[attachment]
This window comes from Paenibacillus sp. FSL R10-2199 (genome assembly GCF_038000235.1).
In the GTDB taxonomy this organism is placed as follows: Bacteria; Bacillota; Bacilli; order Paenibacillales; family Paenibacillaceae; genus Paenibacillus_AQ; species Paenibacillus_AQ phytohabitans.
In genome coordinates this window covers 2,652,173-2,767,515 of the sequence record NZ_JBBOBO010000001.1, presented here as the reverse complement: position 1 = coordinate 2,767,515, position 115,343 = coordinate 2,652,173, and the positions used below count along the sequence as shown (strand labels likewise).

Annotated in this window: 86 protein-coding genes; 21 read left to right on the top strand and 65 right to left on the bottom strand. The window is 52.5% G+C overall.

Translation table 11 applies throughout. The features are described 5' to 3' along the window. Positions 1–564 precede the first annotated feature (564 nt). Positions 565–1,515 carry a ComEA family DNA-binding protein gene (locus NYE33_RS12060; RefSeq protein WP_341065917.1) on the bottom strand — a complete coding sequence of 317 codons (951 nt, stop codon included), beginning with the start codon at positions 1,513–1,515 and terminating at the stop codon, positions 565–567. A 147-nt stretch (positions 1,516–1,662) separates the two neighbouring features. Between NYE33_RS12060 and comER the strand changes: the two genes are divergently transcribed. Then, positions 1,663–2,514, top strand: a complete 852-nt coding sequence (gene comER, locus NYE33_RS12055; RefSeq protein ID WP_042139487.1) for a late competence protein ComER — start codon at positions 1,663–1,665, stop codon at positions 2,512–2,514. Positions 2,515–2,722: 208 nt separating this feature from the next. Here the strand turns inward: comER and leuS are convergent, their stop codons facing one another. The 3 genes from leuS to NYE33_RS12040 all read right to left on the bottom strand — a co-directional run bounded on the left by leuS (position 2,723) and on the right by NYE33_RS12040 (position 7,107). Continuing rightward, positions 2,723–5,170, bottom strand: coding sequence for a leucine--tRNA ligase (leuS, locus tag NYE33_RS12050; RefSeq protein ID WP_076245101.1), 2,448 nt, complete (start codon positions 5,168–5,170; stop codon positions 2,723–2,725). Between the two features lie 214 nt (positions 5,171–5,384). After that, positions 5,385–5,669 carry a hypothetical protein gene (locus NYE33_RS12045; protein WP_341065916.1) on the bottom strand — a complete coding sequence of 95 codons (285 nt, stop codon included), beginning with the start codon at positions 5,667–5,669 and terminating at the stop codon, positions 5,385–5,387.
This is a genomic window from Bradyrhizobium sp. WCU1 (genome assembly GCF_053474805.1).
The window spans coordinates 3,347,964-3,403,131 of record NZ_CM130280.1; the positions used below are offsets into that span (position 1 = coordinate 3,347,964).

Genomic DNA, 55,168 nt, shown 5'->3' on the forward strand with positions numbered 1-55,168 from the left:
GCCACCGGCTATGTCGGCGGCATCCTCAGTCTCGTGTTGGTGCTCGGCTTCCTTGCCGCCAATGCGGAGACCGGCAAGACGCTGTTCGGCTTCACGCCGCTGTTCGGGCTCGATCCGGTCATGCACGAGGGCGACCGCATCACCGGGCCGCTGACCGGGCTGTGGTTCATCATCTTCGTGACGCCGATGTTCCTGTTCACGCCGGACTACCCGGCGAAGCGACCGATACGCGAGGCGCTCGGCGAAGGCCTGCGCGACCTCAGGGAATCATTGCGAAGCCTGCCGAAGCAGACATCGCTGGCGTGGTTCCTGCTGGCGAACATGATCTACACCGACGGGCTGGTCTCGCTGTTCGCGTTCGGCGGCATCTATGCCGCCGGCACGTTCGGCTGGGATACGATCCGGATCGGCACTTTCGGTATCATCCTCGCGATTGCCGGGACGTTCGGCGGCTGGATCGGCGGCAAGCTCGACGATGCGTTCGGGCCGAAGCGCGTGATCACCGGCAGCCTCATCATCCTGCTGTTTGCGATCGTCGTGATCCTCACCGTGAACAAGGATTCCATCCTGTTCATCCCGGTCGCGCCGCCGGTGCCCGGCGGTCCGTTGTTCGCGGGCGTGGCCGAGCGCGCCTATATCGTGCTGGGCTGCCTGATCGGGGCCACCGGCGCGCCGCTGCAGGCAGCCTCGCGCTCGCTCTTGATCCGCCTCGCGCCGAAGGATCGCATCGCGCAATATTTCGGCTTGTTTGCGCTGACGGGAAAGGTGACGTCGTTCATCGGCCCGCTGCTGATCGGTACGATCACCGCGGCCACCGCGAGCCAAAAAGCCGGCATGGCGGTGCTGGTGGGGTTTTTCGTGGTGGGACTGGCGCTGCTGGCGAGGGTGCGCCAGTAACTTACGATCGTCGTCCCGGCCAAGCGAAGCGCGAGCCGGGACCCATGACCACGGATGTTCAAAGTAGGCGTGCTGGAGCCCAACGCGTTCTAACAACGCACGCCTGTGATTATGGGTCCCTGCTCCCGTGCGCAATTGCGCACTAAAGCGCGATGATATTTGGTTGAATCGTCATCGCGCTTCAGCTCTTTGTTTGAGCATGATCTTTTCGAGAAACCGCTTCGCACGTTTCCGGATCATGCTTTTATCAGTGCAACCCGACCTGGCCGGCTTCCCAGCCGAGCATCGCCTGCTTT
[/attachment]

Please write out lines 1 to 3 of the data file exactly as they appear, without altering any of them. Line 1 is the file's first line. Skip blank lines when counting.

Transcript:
This window comes from Paenibacillus sp. FSL R10-2199 (genome assembly GCF_038000235.1).
In the GTDB taxonomy this organism is placed as follows: Bacteria; Bacillota; Bacilli; order Paenibacillales; family Paenibacillaceae; genus Paenibacillus_AQ; species Paenibacillus_AQ phytohabitans.
In genome coordinates this window covers 2,652,173-2,767,515 of the sequence record NZ_JBBOBO010000001.1, presented here as the reverse complement: position 1 = coordinate 2,767,515, position 115,343 = coordinate 2,652,173, and the positions used below count along the sequence as shown (strand labels likewise).